The endless testing
Google’s Search algorithm is one of the most fascinating analytical initiatives (or should I call it a project) that exist in our field today. Enough books and articles have been written about it that linger between unveiling its inner workings and increasing the cloud of its secrecy. The weekly meetings of all of Google’s critical Search Engineers in the never ending attempt of improving the quality of its search results are probably one of the most interesting meetings, close in importance and impact on people’s daily lives to the president’s weekly “Mood of the nation” briefings and discussions.
One of the more intriguing elements of this weekly meeting and for me the foundation of Google’s long lasting superiority resides in the changed philosophy of how to do testing. Its core principle is that every search query is part of at least one test (more likely multiple) there is no separation anymore between non-tested activities and the usual small percentage of separated space of testing. Wired editor Steven Levy describes it well in this month’s WIRED:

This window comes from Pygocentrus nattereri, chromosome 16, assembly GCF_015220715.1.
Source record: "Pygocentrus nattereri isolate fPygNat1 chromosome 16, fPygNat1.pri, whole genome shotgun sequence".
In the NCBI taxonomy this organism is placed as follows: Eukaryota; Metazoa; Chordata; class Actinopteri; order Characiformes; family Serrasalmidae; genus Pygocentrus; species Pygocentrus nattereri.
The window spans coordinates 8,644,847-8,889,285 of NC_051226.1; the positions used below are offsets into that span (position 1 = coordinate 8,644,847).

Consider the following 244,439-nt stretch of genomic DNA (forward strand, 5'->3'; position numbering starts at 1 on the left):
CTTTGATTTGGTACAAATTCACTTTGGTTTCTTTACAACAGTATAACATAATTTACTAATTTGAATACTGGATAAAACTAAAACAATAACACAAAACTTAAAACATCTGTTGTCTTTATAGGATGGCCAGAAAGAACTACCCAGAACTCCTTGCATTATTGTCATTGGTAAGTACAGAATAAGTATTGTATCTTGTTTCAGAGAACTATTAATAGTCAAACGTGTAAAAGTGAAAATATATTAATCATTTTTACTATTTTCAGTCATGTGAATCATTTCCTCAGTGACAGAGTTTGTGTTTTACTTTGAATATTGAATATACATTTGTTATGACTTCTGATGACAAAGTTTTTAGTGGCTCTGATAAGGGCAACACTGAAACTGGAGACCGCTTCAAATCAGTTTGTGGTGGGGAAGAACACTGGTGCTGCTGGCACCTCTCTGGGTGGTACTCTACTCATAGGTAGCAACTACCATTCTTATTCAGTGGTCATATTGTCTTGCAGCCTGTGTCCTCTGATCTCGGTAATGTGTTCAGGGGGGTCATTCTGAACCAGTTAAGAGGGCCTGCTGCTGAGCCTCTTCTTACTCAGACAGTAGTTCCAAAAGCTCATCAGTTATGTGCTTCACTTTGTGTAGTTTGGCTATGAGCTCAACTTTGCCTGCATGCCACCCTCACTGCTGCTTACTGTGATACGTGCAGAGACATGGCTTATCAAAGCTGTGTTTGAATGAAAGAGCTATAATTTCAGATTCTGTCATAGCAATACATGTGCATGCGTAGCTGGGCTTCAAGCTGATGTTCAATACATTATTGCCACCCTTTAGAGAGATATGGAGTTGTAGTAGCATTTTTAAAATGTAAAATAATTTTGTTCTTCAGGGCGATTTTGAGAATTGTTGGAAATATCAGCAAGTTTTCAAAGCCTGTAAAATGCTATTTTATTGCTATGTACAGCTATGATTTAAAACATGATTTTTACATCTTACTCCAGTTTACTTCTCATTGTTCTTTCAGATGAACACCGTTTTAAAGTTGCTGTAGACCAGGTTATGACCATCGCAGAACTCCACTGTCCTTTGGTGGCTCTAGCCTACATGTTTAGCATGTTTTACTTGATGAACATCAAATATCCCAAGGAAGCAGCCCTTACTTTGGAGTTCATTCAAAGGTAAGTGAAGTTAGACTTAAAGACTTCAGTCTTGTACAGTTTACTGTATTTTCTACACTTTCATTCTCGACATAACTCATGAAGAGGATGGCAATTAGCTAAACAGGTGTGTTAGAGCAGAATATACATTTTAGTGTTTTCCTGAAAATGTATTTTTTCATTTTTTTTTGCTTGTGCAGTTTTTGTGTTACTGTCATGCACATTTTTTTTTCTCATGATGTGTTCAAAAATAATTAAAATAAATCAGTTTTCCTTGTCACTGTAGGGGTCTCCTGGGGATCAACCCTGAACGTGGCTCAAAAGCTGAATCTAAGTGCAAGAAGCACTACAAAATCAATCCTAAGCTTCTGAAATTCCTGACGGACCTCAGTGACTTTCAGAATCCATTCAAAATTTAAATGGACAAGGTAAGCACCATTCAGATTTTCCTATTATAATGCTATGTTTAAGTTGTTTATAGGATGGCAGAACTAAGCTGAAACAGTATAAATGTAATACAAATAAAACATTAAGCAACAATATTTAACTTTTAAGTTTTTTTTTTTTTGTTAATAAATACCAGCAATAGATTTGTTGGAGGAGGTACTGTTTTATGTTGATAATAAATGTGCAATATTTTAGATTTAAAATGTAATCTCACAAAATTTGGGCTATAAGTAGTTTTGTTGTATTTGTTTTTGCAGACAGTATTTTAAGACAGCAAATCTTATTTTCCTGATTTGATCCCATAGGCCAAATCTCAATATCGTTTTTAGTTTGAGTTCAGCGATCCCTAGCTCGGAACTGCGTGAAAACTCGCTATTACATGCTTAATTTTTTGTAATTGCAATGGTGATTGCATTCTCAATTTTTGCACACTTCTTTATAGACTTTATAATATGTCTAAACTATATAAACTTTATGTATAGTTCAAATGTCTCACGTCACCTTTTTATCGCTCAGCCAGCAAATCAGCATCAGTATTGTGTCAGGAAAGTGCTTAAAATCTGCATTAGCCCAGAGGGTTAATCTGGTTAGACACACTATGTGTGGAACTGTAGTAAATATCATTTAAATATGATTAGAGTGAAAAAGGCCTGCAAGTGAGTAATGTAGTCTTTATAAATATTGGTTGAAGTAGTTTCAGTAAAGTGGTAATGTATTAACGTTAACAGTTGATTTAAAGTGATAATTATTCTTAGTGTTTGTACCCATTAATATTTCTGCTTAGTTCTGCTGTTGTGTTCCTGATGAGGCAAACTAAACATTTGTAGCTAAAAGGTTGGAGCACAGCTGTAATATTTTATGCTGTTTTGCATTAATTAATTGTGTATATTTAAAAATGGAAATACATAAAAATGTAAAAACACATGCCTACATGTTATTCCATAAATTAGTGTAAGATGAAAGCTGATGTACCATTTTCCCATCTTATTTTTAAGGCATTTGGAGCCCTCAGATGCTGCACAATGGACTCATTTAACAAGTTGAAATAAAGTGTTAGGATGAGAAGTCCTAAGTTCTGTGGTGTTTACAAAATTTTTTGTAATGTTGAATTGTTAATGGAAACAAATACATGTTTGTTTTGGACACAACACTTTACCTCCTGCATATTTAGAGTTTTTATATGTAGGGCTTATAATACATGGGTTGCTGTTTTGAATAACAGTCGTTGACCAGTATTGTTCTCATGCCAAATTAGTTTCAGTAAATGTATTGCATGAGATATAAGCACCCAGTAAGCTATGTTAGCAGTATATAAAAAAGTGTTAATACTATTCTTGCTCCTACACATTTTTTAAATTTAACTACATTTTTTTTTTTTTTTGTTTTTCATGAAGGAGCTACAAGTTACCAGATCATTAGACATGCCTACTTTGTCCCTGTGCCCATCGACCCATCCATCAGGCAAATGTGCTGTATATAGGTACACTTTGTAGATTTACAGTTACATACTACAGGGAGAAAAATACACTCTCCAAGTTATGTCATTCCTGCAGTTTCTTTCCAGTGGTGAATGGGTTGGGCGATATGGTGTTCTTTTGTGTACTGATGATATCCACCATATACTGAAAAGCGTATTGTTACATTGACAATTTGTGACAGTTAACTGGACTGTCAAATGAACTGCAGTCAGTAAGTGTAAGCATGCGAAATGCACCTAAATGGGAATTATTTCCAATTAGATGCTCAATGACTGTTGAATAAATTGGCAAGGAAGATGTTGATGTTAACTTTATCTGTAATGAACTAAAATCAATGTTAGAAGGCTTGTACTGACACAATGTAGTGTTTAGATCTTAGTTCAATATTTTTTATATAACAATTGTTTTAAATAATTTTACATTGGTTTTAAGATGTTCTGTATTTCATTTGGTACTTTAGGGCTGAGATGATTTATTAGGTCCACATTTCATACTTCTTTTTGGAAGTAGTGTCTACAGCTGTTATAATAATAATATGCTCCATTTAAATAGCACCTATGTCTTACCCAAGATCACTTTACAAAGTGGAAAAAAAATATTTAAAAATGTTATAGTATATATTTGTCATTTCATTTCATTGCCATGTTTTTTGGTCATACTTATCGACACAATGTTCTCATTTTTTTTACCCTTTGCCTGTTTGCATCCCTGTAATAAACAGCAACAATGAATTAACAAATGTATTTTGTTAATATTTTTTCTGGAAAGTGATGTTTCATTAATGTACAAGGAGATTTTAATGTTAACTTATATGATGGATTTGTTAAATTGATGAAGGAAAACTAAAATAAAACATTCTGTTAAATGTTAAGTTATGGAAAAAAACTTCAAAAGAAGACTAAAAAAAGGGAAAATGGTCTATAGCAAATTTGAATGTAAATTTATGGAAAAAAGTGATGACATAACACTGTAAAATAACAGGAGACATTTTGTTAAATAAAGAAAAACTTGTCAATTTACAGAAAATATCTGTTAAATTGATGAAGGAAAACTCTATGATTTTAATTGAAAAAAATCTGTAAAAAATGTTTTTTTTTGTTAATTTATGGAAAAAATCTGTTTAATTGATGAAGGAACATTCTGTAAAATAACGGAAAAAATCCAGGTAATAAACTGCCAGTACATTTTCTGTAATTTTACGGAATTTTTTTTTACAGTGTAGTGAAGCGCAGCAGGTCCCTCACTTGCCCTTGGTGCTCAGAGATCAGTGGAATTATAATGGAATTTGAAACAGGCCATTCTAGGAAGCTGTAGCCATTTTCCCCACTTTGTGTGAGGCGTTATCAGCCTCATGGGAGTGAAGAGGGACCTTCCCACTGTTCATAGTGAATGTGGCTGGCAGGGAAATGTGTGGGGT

“”There are so many changes to measure that Google has discarded the traditional scientific nostrum that only one experiment should be conducted at a time. ‘On most Google queries, you are actually in multiple control or experimental groups simultaneously’ says search quality engineer Patrick Riley. Then he corrects himself. ‘Essentially,” he says, ‘all the queries are involved in some test’. In other words, just about every time you search on Google, you are a lab rat.”
It’s a fascinating detour from most marketers more conservative testing philosophy where testing only happens in a well shielded space. I am curious to see how we could translate this Google approach of 100% covered, constant, and multiple testing to other marketing activities.